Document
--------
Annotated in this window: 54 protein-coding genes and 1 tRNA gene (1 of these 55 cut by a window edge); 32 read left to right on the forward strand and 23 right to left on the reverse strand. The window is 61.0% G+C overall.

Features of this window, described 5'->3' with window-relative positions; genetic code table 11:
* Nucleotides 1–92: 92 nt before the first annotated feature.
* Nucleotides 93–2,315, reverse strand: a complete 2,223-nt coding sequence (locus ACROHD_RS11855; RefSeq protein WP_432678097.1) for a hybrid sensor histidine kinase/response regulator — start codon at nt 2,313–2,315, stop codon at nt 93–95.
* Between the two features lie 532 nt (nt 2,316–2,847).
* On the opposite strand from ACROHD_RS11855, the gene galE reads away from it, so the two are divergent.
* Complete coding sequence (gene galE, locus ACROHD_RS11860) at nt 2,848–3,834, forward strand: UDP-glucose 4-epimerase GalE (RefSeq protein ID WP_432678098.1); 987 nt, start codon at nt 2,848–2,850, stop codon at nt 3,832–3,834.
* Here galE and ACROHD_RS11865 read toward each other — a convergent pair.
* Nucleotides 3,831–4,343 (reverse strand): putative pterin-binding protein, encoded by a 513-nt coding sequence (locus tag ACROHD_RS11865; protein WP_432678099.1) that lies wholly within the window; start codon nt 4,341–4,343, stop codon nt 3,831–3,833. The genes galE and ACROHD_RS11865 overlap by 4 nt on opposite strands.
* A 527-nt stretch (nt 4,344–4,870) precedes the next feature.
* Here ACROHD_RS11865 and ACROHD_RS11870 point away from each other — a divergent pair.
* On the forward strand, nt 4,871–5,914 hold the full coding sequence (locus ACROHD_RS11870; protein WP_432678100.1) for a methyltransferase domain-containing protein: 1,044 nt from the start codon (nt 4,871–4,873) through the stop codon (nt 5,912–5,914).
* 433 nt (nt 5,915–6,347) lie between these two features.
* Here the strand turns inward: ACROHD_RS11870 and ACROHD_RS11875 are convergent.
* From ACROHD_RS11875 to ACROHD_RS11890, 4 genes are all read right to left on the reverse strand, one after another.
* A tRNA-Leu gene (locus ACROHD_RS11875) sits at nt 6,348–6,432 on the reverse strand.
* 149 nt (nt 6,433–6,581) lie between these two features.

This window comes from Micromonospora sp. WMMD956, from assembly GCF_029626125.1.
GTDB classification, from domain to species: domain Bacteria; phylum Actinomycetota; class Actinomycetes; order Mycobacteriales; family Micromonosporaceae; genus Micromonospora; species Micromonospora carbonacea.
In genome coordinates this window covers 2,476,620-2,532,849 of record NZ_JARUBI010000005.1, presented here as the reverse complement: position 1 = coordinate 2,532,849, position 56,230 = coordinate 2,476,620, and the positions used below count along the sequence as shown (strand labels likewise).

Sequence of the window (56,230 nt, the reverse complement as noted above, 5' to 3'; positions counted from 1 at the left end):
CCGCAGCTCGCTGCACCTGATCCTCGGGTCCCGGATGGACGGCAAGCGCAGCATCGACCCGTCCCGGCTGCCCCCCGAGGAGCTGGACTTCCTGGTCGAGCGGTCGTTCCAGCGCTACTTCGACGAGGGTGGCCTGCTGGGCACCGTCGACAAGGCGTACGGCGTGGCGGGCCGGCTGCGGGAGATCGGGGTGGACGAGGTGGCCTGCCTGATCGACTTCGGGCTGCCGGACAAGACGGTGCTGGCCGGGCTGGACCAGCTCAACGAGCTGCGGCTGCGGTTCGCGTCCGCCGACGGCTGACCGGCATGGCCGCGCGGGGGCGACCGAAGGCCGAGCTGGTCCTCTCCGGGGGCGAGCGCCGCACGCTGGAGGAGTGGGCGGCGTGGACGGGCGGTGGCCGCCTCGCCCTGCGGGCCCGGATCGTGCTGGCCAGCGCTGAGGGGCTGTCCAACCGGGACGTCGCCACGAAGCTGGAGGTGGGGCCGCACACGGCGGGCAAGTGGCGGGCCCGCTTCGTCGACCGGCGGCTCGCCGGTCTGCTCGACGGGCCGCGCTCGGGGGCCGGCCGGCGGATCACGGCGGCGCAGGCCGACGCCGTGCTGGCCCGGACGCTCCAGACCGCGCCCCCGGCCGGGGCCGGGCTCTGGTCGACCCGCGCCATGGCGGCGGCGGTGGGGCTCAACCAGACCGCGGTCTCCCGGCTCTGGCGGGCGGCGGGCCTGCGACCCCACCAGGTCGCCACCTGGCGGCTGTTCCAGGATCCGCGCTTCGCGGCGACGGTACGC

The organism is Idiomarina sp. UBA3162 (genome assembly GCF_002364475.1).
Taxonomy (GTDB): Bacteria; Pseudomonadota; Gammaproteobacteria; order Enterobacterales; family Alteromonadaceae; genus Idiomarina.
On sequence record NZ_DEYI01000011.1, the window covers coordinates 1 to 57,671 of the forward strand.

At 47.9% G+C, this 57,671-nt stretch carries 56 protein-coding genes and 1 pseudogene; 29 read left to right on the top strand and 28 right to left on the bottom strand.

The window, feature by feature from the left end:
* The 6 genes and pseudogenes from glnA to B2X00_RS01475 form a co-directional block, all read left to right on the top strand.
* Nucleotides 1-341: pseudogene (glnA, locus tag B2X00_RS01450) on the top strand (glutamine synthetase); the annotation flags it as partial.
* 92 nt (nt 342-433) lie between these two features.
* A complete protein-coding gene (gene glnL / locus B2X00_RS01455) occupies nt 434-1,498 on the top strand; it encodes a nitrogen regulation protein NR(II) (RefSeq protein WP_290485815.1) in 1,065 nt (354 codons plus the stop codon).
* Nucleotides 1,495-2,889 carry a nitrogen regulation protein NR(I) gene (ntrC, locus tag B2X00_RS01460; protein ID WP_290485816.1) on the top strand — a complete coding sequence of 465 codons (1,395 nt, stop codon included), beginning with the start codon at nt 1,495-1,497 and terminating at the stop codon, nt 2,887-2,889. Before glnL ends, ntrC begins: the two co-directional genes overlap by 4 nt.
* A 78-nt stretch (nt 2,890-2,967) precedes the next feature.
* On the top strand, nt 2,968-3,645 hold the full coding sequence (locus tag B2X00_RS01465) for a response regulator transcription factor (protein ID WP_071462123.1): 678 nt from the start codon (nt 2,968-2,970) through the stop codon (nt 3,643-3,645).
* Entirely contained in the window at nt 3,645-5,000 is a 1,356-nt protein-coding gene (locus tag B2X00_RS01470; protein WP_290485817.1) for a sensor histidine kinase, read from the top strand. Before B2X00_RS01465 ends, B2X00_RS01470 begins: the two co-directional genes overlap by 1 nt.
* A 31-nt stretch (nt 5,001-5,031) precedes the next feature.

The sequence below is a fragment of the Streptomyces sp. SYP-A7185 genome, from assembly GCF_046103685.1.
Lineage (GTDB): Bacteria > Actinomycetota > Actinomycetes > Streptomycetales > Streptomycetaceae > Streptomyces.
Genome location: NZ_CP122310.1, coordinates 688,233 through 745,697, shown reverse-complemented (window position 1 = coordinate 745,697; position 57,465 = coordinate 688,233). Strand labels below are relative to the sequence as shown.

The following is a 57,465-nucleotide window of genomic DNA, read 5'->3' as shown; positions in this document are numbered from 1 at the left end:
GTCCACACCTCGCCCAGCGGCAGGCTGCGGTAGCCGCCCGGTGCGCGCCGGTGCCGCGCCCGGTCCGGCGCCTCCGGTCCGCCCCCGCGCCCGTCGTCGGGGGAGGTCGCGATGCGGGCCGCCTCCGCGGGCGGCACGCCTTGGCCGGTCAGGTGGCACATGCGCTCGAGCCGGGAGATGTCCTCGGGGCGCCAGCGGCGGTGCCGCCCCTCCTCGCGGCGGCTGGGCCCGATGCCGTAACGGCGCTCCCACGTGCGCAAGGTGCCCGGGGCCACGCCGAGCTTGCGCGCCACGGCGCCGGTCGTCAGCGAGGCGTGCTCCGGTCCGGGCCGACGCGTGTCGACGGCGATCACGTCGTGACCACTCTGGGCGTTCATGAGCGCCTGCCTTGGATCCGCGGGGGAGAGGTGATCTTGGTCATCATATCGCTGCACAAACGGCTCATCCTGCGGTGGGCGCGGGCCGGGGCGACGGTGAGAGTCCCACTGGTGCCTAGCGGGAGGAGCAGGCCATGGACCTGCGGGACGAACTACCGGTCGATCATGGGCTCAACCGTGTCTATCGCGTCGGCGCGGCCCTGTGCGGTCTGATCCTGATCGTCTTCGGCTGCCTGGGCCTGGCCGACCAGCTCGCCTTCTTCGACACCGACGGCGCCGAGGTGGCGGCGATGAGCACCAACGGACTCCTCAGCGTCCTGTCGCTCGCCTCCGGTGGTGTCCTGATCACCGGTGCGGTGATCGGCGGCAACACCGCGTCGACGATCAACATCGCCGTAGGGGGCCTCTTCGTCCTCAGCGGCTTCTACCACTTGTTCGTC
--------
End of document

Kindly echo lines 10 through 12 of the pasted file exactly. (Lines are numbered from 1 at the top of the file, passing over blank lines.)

* A 527-nt stretch (nt 4,344–4,870) precedes the next feature.
* Here ACROHD_RS11865 and ACROHD_RS11870 point away from each other — a divergent pair.
* On the forward strand, nt 4,871–5,914 hold the full coding sequence (locus ACROHD_RS11870; protein WP_432678100.1) for a methyltransferase domain-containing protein: 1,044 nt from the start codon (nt 4,871–4,873) through the stop codon (nt 5,912–5,914).